We shall all be saved, in a moment, in the twinkling of an eye, at the last trumpet.
Sunday can be a problem on the road. Bars and restaurants open later if at all. Mairies and shops are closed. I ran into some of these problems today.
The proprietors of bars come in all shapes and sizes and temperaments. They are always polite, and sometimes extremely friendly and anxious to offer advice. Sometimes not. The woman running the bar in Taller was not terribly friendly, and I think I know why. Next to the bar she has a little grocery section. She also sells bread. The bakery, butcher's shop, grocery store have all left the town. In a small way, she has taken over these functions. So she's over-worked.
She's also trapped. She probably can't sell her business. Who would buy it? In her little grocery section, she can't compete with the bigger supermarkets, and only one or two people dropped in for a coffee or a beer while I was there. So she isn't making any money. I suspect it's the same story all over rural France.
She opened at eight this morning and I was able to buy a coffee and croissants.
I walked out of town to a chorus of doves, stopped at the bridge to look at the geraniums, then turned off the road and on to the forest tracks. Not the same winding path of a couple of days ago, but one of those serious, straight limestone roads used by the foresters to cut down the trees, clear out the undergrowth so the larger trees can grow, and turn over the logged areas in preparation for the next planting. I also passed a very large field which had been given over to wheat.
And then In the middle of the wilderness, I came to a series of eight huts in a row with hundreds of half-grown chickens running around in the surrounding field. No one was looking after them, and they weren't fenced in. Each hut had its own automatic water supply, although many of the chickens were drinking water from the ditch. At night they would go back to their roost. What freedom!
No cages. No force-feeding. These chooks were for the chop, of course, but until then, they were living life as they should, clucking, ruffling sand through their feathers, scratching in the ground for grubs, having fun.
I am staying at the Hotel du Centre (30€) overlooking the cathedral. As I type this, the bells are sounding a cacophony calling the faithful to mass. Why don't the churches in France have peals of bells as in England? Why aren't the bells rung instead of chimed?
I have been reading that the Pope gave a controversial sermon hinting that all of us may be saved. Not just Catholics, not just Christians, not just monotheists, but even agnostics and atheists, if they do good according to their own lights. If so, how things have changed!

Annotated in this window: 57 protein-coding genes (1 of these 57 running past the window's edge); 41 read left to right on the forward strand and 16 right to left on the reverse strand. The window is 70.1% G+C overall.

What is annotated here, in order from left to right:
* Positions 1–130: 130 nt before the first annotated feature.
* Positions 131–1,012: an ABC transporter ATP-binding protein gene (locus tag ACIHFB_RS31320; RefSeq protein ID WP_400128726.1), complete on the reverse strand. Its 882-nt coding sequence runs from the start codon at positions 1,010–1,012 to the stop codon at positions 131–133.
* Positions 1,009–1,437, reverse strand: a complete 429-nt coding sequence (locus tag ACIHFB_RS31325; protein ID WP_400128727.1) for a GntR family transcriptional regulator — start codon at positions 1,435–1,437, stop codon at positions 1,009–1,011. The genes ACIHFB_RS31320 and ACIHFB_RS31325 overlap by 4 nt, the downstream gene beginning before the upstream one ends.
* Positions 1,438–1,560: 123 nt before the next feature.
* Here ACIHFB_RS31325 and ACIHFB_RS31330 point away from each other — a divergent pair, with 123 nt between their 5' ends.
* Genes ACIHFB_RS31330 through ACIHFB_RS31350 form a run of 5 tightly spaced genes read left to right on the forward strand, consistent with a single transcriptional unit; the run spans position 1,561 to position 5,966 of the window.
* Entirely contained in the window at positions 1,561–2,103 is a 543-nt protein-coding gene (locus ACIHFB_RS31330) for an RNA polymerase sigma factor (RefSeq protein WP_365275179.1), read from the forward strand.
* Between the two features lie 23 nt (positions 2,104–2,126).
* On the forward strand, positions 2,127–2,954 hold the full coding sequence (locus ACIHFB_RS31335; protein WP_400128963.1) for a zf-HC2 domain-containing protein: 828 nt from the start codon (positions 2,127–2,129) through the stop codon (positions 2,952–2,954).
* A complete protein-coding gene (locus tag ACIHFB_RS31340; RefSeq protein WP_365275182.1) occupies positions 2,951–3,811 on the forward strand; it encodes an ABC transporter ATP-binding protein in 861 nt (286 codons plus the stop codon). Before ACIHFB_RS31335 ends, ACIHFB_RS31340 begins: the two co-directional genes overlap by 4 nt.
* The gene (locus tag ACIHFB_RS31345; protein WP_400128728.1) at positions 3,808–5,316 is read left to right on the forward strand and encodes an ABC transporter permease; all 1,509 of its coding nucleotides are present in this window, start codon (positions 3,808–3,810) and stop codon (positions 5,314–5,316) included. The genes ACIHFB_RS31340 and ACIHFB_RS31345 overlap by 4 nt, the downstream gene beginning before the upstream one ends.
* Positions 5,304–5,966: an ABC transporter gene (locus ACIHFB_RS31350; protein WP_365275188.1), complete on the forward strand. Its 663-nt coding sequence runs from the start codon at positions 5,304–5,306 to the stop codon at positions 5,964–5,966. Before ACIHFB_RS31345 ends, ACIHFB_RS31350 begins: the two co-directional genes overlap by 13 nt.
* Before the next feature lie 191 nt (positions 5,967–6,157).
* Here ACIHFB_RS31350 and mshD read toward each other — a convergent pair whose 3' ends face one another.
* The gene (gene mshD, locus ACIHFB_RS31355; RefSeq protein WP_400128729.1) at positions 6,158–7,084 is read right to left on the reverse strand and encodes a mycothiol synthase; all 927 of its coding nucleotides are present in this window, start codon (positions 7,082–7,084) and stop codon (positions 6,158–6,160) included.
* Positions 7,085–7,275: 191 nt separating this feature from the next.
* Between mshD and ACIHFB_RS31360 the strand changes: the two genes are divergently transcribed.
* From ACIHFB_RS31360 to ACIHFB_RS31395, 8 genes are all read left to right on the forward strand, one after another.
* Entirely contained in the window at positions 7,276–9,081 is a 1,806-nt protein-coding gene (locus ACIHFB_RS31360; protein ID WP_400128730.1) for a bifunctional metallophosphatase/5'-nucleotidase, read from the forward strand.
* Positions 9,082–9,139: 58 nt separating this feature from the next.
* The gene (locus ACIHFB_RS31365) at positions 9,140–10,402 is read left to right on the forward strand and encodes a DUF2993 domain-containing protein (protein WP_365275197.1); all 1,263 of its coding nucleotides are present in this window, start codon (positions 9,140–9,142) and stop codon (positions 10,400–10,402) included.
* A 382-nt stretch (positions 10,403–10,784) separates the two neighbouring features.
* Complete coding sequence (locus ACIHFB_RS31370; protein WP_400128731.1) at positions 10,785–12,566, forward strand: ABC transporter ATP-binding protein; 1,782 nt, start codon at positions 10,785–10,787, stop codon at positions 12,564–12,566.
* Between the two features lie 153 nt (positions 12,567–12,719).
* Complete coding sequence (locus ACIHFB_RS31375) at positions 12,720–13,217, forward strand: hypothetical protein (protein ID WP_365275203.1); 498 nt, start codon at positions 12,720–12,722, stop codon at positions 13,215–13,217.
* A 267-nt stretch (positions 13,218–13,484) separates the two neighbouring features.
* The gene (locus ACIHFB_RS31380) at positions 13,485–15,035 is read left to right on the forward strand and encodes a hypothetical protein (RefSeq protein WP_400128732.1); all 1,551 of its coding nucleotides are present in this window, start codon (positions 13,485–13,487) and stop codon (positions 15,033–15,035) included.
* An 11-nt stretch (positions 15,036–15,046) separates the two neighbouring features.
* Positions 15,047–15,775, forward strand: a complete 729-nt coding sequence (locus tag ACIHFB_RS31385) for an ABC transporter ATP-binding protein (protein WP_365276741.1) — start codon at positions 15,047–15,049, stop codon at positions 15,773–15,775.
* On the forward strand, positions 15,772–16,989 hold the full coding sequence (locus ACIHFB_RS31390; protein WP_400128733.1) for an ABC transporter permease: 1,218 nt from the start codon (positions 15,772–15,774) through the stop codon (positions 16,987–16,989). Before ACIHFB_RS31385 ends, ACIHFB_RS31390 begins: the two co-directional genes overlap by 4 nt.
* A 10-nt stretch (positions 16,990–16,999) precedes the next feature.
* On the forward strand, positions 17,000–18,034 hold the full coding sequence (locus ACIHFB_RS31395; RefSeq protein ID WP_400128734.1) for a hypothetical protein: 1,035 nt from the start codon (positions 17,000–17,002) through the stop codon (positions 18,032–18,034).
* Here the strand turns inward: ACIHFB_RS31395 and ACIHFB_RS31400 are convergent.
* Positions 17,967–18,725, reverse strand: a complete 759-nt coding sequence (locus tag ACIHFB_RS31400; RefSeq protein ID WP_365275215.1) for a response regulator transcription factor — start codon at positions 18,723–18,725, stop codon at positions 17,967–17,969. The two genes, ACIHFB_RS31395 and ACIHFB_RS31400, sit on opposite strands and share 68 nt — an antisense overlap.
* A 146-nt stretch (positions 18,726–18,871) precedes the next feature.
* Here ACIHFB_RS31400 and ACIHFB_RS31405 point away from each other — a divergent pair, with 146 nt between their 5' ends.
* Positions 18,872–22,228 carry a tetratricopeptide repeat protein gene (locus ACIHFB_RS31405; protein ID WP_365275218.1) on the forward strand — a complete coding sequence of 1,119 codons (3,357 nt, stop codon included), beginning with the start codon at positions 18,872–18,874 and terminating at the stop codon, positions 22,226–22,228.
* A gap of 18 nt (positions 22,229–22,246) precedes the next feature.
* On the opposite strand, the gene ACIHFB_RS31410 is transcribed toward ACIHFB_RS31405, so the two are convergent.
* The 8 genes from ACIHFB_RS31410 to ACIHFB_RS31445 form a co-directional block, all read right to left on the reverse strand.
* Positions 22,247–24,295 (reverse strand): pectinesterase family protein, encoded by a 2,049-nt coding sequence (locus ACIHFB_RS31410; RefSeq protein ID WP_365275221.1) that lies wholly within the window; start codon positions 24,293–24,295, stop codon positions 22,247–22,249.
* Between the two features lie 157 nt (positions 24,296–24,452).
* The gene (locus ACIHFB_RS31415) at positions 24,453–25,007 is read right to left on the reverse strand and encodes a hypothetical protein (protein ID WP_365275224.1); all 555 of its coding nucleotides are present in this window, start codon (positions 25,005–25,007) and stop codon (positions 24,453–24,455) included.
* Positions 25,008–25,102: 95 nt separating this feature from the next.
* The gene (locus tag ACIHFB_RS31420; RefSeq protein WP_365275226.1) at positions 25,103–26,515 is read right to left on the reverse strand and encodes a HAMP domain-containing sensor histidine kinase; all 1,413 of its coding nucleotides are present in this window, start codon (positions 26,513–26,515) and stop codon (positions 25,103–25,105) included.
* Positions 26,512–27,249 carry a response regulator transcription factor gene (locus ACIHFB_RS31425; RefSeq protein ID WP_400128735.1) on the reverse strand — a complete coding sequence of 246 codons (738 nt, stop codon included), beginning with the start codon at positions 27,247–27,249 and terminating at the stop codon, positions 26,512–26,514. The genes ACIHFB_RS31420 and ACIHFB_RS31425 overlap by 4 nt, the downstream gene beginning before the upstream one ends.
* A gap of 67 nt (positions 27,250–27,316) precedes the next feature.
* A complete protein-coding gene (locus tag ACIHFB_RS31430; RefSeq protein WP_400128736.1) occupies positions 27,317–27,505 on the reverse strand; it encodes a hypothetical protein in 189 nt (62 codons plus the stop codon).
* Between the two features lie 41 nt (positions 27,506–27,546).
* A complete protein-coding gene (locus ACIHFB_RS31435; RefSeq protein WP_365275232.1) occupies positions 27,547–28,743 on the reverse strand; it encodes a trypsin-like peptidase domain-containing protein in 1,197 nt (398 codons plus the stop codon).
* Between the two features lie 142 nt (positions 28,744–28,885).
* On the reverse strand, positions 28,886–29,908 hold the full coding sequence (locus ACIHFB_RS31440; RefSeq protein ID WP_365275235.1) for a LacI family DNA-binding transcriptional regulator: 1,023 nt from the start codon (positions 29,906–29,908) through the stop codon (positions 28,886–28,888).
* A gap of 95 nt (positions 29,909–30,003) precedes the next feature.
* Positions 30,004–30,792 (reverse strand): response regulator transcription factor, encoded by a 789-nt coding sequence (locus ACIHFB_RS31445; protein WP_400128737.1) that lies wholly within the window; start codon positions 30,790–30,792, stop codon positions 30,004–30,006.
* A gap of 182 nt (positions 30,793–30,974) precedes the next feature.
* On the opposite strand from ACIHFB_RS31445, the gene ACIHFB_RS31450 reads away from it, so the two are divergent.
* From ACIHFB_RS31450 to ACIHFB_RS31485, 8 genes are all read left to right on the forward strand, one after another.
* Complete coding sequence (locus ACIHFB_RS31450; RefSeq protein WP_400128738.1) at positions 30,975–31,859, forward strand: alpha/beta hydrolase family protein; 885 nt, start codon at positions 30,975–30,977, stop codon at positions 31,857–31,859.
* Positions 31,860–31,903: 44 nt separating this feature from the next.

Where I was growing up, it wasn't exactly Northern Ireland, but Catholics and Protestants certainly didn't see eye to eye. Protestants regarded Catholics as idolatrous with their worship of saints and the Virgin Mary, and Catholics thought that Protestants were heretics. I remember Catholics who wouldn't set foot in a Protestant church, even for a marriage or a funeral. It seems so silly now. I gather that the Pope was implying that the Where and When and What and How of worship don't really matter any more.
Actually, what interests me is the Why. Why do people worship?
I can understand those Christians who follow a set of teachings, pray for guidance, and give thanks for the good things in life, who have a partnership with their God, if you like.
I can understand those Christians who might turn to God in times of despair, who get off the train here at Dax, and take the branch line for Lourdes, hoping for a miracle. They seek a bargain with their God.
But I don't understand those who worship God so that they might be saved and go to heaven while the rest of us go to the other place. These people have a feudal relationship with their God.
Some of you will have recognized the quotation at the top, and may well have heard, in your mind, the trumpet solo that followed. There are some things that by themselves make life worth living, and one of them is singing and listening to the Messiah. Some purists would omit the article in front of the title, but to me it's warranted, because it's an institution, it's a tradition, it's a celebration of who we are: it's the Messiah. People all over the world take part in the Messiah at Christmas time and stand for the Hallelujah Chorus.
Just as the Ancient Greeks would go to the theatre to hear their stories, to recognize their heritage, and worship their gods, so do we go to the Messiah. It's a kind of secular act of worship. It's like a Greek tragedy. We may not believe the story any more, but it's part of who we are. It's a part of me, anyway.
At times I think I see a divinity in Nature. I also hear it occasionally in great pieces of music. And the Amen Chorus from the Messiah is one of those moments. It's the music of the spheres. When we tenors don't mess it up, of course, as we have been known to do.
It was hot today, probably around 30 degrees. For supper, I sat in one of those large outdoor areas in front of the brasserie. Two things reminded me I was in France. A threesome came and sat in the chairs at the table next to me, an older couple and their dog, who was a little miffed when he didn't get to share the crudities. And then the proprietor, unable to fit a plug for his outdoor lights into an octopus of sockets dangling from the metal frame work under which we were all sitting, disappeared, returned with a pair of pliers, and cut off the offending ground prong. Then it fitted.